The Katter's Australian Party has outlined the key points of its relocation sentencing policy.
Speaking in Townsville on Thursday party leader Robbie Katter and Hinchinbrook MP Nick Dametto said theirs was a robust proposal to take immediate steps to reverse North Queensland escalating crime rates.
The KAP wants to introduce mandatory minimum sentencing for repeat offenders, and an immediate trial of the KAP's Relocation Sentencing policy which they say will create a circuit-breaker in the youth crime cycle.
Relocation sentencing, which the government does not support, puts offenders to work in a remote location as a third court alternative to jail or bail.
The state government instead is pushing its On Country program targetting repeat offenders and those without supervision and where elders would take kids out for the day and educate them on culture and their background.
The Mona Aboriginal Corporation won the contract to deliver the Mount Isa On Country program for four years back in July.
And while Robbie Katter has been a fan of Mona programs in the past, he says the On Country program will not work, saying none of the 82 participants have finished the six-week program since it started.
"The 'On-Country' program, has been a widely-reported abject failure and is just the watered-down poor cousin to the meaningful change that's needed to make the community safe," Mr Katter said.
Mr Dametto said mandatory minimum sentencing for adult offenders who committed violent or repeat property crimes was needed to ensure judges could not treat such offences lightly.
"Adult offenders found guilty of a crime like carjacking or unlawful use of a motor vehicle should face at least three years in prison, over-riding the current maximum penalty for unlawful motor vehicle use of seven years, which no judge is enforcing," he said.
Mr Katter said Relocation Sentencing would provide a third sentencing option other than detention or releasing offenders back on to the streets, immediately relocating offenders to a remote facility 800km west of Townsville.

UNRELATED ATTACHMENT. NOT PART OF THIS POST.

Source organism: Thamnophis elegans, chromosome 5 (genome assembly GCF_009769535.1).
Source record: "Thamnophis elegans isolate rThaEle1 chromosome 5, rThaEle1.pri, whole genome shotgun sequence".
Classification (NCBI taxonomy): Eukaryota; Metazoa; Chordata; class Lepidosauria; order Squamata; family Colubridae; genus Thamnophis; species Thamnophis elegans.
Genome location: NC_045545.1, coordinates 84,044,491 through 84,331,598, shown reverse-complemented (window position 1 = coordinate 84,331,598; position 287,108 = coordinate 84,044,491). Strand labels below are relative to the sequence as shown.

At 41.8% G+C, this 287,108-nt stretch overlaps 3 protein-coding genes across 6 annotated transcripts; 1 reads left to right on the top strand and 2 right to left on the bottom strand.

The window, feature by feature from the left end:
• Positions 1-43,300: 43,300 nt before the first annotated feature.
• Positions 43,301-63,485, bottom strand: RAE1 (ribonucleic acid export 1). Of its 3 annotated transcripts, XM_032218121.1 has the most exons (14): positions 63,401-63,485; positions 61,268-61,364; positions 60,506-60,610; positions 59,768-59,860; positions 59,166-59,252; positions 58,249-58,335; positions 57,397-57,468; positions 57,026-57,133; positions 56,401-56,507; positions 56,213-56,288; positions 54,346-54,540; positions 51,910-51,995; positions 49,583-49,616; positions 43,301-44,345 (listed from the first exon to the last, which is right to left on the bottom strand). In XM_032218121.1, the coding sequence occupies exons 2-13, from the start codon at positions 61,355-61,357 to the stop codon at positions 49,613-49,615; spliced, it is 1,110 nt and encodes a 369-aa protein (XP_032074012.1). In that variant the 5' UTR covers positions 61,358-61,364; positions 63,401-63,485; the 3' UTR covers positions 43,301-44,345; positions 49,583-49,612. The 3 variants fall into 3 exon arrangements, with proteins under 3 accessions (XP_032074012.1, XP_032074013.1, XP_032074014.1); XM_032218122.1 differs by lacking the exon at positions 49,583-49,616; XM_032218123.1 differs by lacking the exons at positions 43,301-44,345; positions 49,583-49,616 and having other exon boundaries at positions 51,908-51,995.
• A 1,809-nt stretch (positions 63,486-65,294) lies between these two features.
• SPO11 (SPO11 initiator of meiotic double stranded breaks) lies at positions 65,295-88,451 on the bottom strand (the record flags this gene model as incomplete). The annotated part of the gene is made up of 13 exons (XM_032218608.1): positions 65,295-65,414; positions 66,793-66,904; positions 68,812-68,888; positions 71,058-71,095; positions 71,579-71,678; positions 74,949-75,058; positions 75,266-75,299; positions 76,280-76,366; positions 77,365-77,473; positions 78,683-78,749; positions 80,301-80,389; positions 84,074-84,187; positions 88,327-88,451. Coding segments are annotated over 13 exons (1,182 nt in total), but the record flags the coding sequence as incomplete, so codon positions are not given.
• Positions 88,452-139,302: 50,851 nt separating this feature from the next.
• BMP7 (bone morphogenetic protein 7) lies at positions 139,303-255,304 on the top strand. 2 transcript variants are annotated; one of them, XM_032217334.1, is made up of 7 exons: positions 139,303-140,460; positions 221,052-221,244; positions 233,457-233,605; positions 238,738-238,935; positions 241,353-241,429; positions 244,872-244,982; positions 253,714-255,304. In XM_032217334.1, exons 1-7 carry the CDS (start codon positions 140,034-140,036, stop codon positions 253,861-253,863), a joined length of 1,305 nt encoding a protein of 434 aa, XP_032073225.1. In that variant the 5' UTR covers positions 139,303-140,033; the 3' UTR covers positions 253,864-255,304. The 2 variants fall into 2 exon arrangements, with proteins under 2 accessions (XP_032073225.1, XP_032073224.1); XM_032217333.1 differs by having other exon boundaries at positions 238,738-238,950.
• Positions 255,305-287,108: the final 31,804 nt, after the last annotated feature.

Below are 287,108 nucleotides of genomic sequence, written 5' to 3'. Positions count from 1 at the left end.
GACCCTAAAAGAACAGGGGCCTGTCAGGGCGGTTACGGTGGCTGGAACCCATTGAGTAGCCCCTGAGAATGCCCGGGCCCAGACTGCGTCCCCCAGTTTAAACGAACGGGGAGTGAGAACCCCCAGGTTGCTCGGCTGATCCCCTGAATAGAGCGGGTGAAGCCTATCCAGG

"The facility would operate on minimum costs and work closely with Indigenous Elders and youth workers to help offenders develop key life skills and receive the best shot at a successful future," he said.
Keys points of the KAP Relocation Sentencing Policy:
1 Applies to young repeat offenders aged 10-17 who have been identified as 'at-risk' of recidivism and have a demonstrated history of escalating criminality
2 Provides alternative sentencing (and/or bail arrangement) options to magistrates/judges when dealing with these offenders
3 These alternative sentencing options include 'on-country' programs in a remote and approved location. Ankle bracelets would be used for added security but security would largely be maintained through distance and isolation
4 An incentive system based on points and certificate awards would allow the offenders to feel a sense of achievement. This would include qualifications towards things such as a windmill technician, master butcher or stockman, but would not be limited to primary industries
5 The ultimate goal of Relocation Sentencing is to provide these children with life skills, education and a sense of purpose not available to them on the streets or in juvenile detention facilities
6 It would be available to both Indigenous and non-Indigenous children and programs would draw heavily on the involvement and teachings of First Australian Elders
7 The KAP has identified a series of possible facility locations in North West Queensland such as Lake Julius (north of Mount Isa). It is envisioned multiple locations will be established across the state in strategic areas
8 The program is designed to be the ultimate 'circuit-breaker' for repeat young offenders who are likely to re-offend if returned to the streets and are at-risk of further "criminalisation" if incarcerated at juvenile detention centres
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